Bailey, K. S., C. W. Dewey, et al. (2008). "Levetiracetam as an adjunct to phenobarbital treatment in cats with suspected idiopathic epilepsy." J Am Vet Med Assoc 232(6): 867-72.
Levetiracetam (Keppra, UCB Pharma) is an anticonvulsant medication licensed for the treatment of epilepsy in humans. Anecdotally, it has been used as adjunctive therapy for epilepsy in dogs and cats. The goal of this study was to assess the pharmacokinetics, efficacy and adverse effects of oral levetiracetam administered in conjunction with phenobarbital in cats with poorly controlled epilepsy. The study was designed as an open-label, noncomparative clinical trial. Twelve cats with epilepsy poorly controlled by phenobarbital or that had unacceptable adverse effects from phenobarbital were enrolled in the study. The cats were treated with levetiracetam at 20 mg/kg every 8 hours. Serum drug levels were measured after at least 1 week of treatment. Seizure frequency before and after initiation of therapy were compared, and any adverse effects were recorded. The median serum half-life for levetiracetam was 2.9 hours. Seizure frequency was significantly higher prior to treatment with levetiracetam (2.1 seizures/month versus 0.42 seizures/month). Seven of 10 cats had reduction in seizure frequency of equal to or greater than 50%. Two cats had transient lethargy and anorexia. The researchers conclude that levetiracetam is well tolerated in cats, and may be a useful adjunct therapy to phenobarbital for cats with idiopathic epilepsy.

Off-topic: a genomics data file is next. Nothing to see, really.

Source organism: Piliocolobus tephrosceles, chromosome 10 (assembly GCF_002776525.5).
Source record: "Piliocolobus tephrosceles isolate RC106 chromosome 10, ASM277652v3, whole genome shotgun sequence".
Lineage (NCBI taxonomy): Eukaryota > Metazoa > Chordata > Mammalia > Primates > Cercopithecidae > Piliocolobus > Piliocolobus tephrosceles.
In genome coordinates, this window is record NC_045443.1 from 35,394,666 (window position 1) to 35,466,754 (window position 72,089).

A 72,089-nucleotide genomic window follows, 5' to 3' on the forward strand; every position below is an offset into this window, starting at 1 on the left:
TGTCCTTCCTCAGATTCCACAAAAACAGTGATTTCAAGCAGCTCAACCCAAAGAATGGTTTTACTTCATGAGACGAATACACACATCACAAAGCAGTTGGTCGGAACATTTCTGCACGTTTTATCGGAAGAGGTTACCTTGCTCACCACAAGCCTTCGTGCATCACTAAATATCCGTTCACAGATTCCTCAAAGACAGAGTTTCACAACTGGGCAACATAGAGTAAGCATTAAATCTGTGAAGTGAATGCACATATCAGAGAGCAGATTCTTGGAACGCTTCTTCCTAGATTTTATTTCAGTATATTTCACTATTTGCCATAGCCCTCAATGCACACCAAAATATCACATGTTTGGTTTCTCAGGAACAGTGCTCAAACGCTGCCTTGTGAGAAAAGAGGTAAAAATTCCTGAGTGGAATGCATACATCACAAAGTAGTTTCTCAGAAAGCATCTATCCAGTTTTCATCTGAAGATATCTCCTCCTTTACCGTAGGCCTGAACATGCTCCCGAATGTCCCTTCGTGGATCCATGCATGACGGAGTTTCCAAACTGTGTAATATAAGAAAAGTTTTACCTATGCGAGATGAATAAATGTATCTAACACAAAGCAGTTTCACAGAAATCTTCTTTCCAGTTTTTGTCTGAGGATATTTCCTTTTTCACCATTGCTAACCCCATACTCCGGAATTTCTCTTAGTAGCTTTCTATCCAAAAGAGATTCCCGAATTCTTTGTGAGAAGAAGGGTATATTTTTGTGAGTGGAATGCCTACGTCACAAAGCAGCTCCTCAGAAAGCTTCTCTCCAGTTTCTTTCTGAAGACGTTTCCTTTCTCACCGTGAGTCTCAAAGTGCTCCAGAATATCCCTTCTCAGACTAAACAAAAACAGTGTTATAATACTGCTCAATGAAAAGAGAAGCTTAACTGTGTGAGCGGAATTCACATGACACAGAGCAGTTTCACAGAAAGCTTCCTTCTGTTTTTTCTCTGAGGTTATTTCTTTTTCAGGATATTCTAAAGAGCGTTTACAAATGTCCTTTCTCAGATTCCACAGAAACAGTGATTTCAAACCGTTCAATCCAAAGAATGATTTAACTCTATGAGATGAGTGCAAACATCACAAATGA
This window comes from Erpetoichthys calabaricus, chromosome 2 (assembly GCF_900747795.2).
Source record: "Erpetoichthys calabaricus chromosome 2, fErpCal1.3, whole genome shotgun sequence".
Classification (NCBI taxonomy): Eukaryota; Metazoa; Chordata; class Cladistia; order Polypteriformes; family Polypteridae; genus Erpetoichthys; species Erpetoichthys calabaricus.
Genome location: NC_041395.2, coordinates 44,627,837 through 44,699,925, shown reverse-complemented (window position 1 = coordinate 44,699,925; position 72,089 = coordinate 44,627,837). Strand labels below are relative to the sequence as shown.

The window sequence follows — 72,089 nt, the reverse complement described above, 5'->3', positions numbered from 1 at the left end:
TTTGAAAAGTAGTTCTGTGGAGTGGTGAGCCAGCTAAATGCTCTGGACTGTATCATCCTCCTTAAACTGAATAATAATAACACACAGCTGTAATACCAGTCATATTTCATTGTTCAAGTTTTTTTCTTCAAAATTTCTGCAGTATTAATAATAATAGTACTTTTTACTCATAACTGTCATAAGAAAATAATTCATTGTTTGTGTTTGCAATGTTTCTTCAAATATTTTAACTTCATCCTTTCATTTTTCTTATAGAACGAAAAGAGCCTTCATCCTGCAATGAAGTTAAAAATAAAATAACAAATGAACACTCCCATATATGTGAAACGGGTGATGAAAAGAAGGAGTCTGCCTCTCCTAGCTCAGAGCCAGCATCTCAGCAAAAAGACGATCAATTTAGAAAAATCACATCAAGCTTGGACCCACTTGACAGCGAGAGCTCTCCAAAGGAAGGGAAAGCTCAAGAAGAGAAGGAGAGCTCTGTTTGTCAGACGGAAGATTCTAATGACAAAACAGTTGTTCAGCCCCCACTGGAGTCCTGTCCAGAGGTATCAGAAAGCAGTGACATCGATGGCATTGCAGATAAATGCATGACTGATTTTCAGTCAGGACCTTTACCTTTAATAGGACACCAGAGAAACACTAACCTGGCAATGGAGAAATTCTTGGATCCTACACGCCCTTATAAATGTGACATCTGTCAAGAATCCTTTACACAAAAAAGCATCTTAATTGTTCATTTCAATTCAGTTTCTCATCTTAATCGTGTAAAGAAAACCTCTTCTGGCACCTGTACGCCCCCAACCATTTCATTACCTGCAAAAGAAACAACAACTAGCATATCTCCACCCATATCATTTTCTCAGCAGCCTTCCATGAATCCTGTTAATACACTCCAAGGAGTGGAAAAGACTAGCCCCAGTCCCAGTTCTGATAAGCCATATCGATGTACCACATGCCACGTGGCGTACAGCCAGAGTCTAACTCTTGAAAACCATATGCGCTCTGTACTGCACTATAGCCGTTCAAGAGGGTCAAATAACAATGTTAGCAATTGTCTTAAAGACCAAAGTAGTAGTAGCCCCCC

>> PubMed abstractRelated articles:
Dewey, C. W. (2006). "Anticonvulsant therapy in dogs and cats." Vet Clin North Am Small Anim Pract 36(5): 1107-27, vii.
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